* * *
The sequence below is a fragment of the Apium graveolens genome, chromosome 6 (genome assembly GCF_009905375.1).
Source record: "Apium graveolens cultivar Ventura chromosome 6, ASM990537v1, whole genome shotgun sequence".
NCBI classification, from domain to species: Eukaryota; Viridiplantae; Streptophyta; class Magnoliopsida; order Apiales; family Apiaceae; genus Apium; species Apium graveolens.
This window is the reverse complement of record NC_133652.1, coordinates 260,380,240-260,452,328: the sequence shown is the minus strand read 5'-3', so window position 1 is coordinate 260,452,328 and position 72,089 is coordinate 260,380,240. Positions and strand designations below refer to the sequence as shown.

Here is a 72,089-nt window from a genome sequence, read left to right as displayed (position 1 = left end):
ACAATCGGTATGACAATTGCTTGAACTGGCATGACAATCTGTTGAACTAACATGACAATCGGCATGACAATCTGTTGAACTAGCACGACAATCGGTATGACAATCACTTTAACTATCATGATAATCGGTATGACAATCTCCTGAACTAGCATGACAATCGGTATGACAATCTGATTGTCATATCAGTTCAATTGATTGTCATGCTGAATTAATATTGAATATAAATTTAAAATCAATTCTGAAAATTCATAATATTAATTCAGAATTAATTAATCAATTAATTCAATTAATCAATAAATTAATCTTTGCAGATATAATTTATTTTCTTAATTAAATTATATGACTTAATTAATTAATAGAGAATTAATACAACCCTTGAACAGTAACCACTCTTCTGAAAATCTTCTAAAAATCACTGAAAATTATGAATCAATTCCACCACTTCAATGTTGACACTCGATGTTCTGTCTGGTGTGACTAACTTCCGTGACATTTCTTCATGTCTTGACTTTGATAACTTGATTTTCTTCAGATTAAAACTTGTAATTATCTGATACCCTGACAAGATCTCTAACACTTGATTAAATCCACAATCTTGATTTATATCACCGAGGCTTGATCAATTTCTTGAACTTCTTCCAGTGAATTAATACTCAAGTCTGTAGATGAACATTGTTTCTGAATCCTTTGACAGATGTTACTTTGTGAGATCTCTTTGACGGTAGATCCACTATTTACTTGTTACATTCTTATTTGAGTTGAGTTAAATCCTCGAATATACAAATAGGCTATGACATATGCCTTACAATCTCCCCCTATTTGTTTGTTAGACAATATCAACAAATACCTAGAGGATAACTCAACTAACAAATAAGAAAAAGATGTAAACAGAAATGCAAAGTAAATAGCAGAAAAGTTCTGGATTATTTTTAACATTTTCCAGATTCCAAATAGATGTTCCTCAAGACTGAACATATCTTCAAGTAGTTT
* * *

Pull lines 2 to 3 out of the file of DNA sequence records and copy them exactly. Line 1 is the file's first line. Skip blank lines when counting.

Source record: "Apium graveolens cultivar Ventura chromosome 6, ASM990537v1, whole genome shotgun sequence".
NCBI classification, from domain to species: Eukaryota; Viridiplantae; Streptophyta; class Magnoliopsida; order Apiales; family Apiaceae; genus Apium; species Apium graveolens.